Calcium is an important nutrient for carrying out a variety of important bodily functions, including maintaining normal muscle and nerve function and helping to control blood pressure. The recommended dietary intake of calcium for adults, 19 through 50 years is 1000 mg per day from food and/or supplements. An intake of 1200 mg of calcium is recommended for those age 51 years and older.

Some studies show that diets that are high in protein, especially animal protein cause increased losses of calcium. Other studies suggest that a higher protein intake is needed to promote calcium absorption, reduce the risk of fracture  and increase bone density. Until further evidence is available, it’s important to try and meet calcium recommendations and to consume adequate, but not excessive amounts of protein in order to maintain optimal calcium balance.

Sodium increases calcium losses with 5 to 10 mg of calcium lost with each gram of salt eaten. Reducing sodium intake can reduce calcium loss. Moderate physical exercise prevents calcium loss and increases bone density, as proven by multiple studies.

A higher amount of calcium is absorbed from most vegan sources than from cow’s milk, therefore if you consume vegan calcium you are likely to retain most of it and if you are eating a lot of dairy, most of its calcium is likely to go through your body, unabsorbed. Nations with the highest rate of osteoporosis (bone density loss) are the nations with the highest dairy consumption rates. The nations with the lowest osteoporosis rates are the ones that consume the least amount of dairy products.

It also isn’t enough just to consume calcium. The body has to properly absorb it. Vitamin D is essential in calcium absorption. Vitamin D deficiency can result in muscle pain,  reduced immunity, and recent studies have linked low vitamin D intake with an increased risk of cancer and  other diseases. Your body manufactures vitamin D when your skin is exposed to sunlight. If you don’t go outside much or wear strong sunblock, your stores of vitamin D drop. Foods, such as organ meats and cold-water fish, fortified foods and egg yolks have some vitamin D.  Otherwise, take a supplement. I like vitamin D in liquid form for better absorption.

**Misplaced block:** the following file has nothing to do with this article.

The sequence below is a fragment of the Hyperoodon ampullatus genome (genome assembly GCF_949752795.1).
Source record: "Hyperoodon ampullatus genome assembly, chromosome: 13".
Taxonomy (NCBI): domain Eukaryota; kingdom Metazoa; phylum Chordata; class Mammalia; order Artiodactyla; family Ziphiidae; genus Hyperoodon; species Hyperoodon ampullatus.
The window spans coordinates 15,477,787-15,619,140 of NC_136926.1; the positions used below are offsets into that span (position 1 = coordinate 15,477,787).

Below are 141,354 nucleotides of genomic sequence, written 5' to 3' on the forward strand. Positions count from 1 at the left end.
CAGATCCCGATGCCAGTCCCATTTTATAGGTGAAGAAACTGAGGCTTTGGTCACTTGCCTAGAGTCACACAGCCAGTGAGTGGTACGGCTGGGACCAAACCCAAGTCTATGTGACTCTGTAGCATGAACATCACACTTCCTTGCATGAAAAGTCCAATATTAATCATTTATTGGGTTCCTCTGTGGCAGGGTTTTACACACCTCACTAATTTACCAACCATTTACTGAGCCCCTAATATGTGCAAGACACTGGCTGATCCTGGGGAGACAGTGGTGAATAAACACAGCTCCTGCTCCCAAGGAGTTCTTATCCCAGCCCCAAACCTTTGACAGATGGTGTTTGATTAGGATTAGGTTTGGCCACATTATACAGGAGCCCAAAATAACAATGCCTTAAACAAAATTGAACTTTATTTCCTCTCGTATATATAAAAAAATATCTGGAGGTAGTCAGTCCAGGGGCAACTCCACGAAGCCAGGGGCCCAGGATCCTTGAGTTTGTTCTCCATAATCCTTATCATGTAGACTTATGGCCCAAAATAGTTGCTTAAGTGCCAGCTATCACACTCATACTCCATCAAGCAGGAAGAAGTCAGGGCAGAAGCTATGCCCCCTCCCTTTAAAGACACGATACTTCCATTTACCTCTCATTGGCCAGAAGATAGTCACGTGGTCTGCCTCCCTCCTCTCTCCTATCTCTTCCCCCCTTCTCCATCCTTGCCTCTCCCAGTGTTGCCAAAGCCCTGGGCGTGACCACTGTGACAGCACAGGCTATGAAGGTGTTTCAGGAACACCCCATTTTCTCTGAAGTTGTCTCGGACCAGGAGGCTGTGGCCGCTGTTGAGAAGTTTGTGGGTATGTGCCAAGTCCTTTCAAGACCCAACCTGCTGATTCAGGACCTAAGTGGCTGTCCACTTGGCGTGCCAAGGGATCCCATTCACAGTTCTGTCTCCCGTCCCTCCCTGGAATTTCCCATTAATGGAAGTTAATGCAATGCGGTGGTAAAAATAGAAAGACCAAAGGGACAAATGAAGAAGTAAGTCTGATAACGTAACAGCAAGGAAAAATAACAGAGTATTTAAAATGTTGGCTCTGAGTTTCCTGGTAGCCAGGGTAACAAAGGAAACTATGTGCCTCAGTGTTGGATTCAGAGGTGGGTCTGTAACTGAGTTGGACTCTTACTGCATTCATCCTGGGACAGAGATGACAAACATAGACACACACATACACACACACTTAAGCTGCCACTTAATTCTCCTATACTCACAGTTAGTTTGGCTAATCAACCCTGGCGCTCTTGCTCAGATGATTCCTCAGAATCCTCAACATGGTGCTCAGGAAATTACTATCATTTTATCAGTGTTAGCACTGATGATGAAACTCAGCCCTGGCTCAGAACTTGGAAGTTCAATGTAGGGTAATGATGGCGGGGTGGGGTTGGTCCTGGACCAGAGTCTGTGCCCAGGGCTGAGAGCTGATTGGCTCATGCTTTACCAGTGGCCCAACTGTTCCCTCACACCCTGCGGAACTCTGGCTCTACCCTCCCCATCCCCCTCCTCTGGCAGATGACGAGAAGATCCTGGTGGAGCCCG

Have your vitamin D levels checked: 41 percent of men and 53 percent of women in the United States are vitamin D deficient.

Now that we clarified all the details…

Top vegan calcium-rich foods:

Almonds , 1/3 cup -130 mg of calcium

Collard greens, cooked, 1 cup – 357 mg
Turnip greens, cooked, 1 cup – 249 mg
Kale, cooked, 1 cup – 179 mg
Bok choy, cooked, 1 cup – 158 mg
Mustard greens, cooked, 1 cup – 152 mg
Broccoli, cooked, 1 cup – 94 mg

Tofu has around 150 mg. of calcium per ounce, although the amount of calcium can vary depending upon the coagulant, so it’s important to read labels when buying tofu. Calcium content is listed as percent of the Daily Value. Since the current Daily Value for calcium is 1000 mg, multiply the percent Daily Value by 10 to get the amount of calcium (in milligrams) in one serving.

Sesame seeds, 1 tbsp. -88 mg

Amaranth,  cooked, 1/2 cup -47 mg

Beans, 1/2 cup, cooked – 25–65 mg

Brazil nuts, 6 whole -45 mg

Oats, 1 cup, cooked – 54 mg

Tahini, 2 tbsp -130 mg

Unsulphured blackstrap molasses, 2 tbsp. -400 mg

Tempeh, 1 cup -215 mg

Okra, 1 cup, cooked – 172 mg

Calcium-fortified orange juice and soy milk, processed with calcium are noteworthy choices. Keep in mind, however, that those foods do not naturally have a lot of calcium in them and it has been artificially added in processing. Taking a calcium pill would create the same effect as consuming those foods.

Oxalic acid, which is found in spinach, rhubarb, chard, and beet greens binds with the calcium in those foods and reduces its absorption. These foods should not be considered good sources of calcium. Calcium in other green vegetables is well absorbed.


If you are not a strict vegetarian or a vegan, sardines and salmon are also great sources of calcium.